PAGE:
In the 1950s what was known as the "International Style" was highly developed in Tel Aviv. It developed thanks to architects who studied at the Bauhaus Institute in Germany and who then returned to Israel to continue their work. One of the architects who led the "International Style" was Dov Carmi. He designed many, usually large, projects. One of his more restrained projects was an urban villa in the center of Tel Aviv which he designed in 1951.
In his design, Carmi expressed his local interpretation of "Free Design" in which there is a continuous series of spaces created by light and shadow, view and movement without creating one large, single and open space.
My office executed a massive reconstruction of the structure which included changing the of the exterior facade and the division of the interior. The main idea was to preserve the spirit of the original design whilst implementing a contemporary, independent interpretation of the existing structure and its adaptation to contemporary technologies, materials and knowledge.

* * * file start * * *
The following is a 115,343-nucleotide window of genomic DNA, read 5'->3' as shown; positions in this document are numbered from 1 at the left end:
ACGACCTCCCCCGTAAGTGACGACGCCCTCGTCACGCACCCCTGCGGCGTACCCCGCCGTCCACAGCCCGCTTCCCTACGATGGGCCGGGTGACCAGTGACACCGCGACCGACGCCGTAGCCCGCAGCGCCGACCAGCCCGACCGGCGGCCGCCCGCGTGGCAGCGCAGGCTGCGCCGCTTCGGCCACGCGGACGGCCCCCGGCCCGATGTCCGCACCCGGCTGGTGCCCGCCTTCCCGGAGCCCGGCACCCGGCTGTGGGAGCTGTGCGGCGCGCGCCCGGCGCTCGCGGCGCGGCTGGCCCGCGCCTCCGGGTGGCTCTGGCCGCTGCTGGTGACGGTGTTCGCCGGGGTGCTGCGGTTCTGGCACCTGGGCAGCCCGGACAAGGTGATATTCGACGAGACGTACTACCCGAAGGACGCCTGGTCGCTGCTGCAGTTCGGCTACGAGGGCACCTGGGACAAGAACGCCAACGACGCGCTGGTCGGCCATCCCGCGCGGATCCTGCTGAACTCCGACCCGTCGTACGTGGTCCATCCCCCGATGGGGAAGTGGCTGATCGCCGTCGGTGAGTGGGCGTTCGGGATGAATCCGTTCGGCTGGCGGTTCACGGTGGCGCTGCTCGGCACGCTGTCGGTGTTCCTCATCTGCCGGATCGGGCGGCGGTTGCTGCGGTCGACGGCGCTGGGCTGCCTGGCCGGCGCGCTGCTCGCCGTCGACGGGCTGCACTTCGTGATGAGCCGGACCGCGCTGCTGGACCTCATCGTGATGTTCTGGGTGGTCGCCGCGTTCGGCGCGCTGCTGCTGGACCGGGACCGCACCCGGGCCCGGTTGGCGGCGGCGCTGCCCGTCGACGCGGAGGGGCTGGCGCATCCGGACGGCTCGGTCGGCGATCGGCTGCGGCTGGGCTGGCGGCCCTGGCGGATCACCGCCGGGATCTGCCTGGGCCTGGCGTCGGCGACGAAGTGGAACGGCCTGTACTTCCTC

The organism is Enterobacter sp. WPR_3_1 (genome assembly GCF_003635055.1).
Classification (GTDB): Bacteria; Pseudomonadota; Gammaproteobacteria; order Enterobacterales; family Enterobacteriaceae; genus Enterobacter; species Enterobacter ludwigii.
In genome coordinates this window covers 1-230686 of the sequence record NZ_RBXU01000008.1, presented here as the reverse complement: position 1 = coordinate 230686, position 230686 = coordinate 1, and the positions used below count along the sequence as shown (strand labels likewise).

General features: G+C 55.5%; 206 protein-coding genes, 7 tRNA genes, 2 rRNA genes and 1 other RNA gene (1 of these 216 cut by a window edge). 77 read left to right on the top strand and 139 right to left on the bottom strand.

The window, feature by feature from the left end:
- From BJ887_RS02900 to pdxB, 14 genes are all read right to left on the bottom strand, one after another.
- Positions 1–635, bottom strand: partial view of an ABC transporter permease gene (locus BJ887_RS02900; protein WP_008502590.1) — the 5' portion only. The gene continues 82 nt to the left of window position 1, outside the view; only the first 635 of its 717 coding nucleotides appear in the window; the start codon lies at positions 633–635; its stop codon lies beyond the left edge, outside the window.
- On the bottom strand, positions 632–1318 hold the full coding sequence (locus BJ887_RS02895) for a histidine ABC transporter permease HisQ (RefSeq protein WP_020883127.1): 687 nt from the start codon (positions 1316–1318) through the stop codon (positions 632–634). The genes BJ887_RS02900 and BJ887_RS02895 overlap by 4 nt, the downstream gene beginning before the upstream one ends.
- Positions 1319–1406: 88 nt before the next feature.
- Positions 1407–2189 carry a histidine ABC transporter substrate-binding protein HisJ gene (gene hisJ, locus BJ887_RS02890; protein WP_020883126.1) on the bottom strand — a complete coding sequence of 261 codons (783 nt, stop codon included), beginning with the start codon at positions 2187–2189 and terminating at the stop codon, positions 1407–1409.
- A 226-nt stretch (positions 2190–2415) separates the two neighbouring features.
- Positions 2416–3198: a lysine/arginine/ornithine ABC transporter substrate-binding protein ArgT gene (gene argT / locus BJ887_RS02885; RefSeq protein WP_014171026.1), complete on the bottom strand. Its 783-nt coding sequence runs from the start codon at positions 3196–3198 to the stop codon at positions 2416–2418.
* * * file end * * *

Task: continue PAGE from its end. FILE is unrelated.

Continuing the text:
During the project, we took great care to create an experience of defined, intimate and continuous spaces in a relatively restricted area; and this without detracting from the overall understanding of the entire structure.
The house is simple and minimalistic with the light and the materials creating drama and vitality. The unique range of materials was preserved throughout the project.
The building's external facades were painted white and the profiles chosen are decks painted black, similar to the Bauhaus style. The floor is of off-white concrete. These monochromatic hues provide the background for the original materials that we decided to preserve.
The central wall that divides the entry space was preserved in its original form, built from hewed, course sandstone constructed in a unique composition. The floor of the living room is wild, natural limestone of earth hues and changing sections. The wall and the floor symbolize the building in its original state. Around them is modern, minimalistic architecture which emphasis the space and the light. The project's furniture was carefully chosen to complete the overall experience of a living urban villa that conducts a dialogue between two worlds and two separate eras.